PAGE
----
Macau Churches (South)
When the Portuguese founded Macau around 1557, some of the first buildings that went up were churches. There was hardly a street that didn’t have one, and some have even survived to the present day.
Macau’s churches are largely European baroque in style, but tropical and Oriental features also exist, most notably the Chinese style tiled roofs and Eastern themes on some of the facades.
There are currently 19 churches in the city, with 9 of them receiving special UNESCO World Heritage distinction. (See them here: World Heritage.)
The rest are listed below and in the following two pages: Macau Northern Churches and Taipa and Coloane Churches.
Macau Churches: Chapel of Saint James
(Pousada de Sao Tiago)
This small chapel was built inside Barra Fort in 1740. St. James was the military protector of Macau, and he would often go on long patrols around the city, sometimes getting his boots dirty.
Soldiers were then assigned the task of washing the boots on the statue daily. One time, after a lazy soldier forgot to do it, he received a blow to the head from the statue’s sword.
St. James Chapel is located in the Pousada de Santiago, one of Macau’s most well appointed hotels.
For details of my stay there, please follow the link to Trip Report II.
Macau Churches: St. Lazarus Church
(St. Lazarus District)
This site was the original home of the Hermitage of Our Lady of Hope, which was established to help and serve lepers in 1570.
In 1885 the Hermitage was rebuilt into the Church you see today.
As for the lepers, they were moved down to the remote Ka Ho Village in Coloane.
It’s possible that you’ll need some luck to enter this church. Despite what the opening hours might say, I often see the doors closed.
Opening Hours: 8:30 am to 12:00 pm & 3:00 pm to 6:00 pm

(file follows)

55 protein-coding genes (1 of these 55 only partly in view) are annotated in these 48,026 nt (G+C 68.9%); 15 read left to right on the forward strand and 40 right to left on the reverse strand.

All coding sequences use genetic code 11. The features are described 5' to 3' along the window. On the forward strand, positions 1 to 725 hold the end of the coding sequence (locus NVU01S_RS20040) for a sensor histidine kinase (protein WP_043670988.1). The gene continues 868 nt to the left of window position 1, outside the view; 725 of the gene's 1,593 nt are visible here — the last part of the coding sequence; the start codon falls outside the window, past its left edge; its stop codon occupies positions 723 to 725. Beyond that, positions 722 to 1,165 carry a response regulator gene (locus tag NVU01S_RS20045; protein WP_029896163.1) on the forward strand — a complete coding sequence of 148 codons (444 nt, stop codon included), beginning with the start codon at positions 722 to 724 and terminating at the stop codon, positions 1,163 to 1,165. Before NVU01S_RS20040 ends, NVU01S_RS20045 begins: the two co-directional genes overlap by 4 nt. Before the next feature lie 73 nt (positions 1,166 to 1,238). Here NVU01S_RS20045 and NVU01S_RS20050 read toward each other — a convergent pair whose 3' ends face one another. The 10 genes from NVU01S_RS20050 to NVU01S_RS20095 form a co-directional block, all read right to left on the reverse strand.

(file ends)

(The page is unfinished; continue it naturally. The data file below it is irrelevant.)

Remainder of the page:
Macau Churches: Penha Church
I’ve always conceived of Penha Church as the guardian of Macau, as its sits on stately Barra Hill, overlooking the Praia Grande.
It was built off the donation made by the crew of the S. Barhollemeu, a trading vessel that narrowly avoided Dutch capture in 1620. While en route to Japan, they found themselves in hostile waters, outnumbered 4 to 1 by enemy ships intent on seizing it and all of the silk in her hold.
At this moment of truth, the 17 crew members decided they needed divine intervention from Our Lady of Penha de France, and if she were to save them, they would donate 1% of the earnings from the trading mission and build a Church in her name once they returned to Macau.
(I always find that hilarious. Facing sure ruin if not certain death, they found it in their hearts to cut Our Lady of Penha in for 1 percent. One freaking percent!! Always the businessmen, always the bottom line!!) Anyway, the good Lady liked the deal a lot better that I do, and she helped them evade the Dutch envoy and make it to safe waters. Penha Church was completed in 1622, and it became the custom of Portuguese sailors to visit it before and after dangerous journeys.
The current construction of the Church dates back to 1935. Every year on May 17, the Our Lady of Fatima Procession concludes at Cathedral.
Opening Hours: 10:00 am to 5:00 pm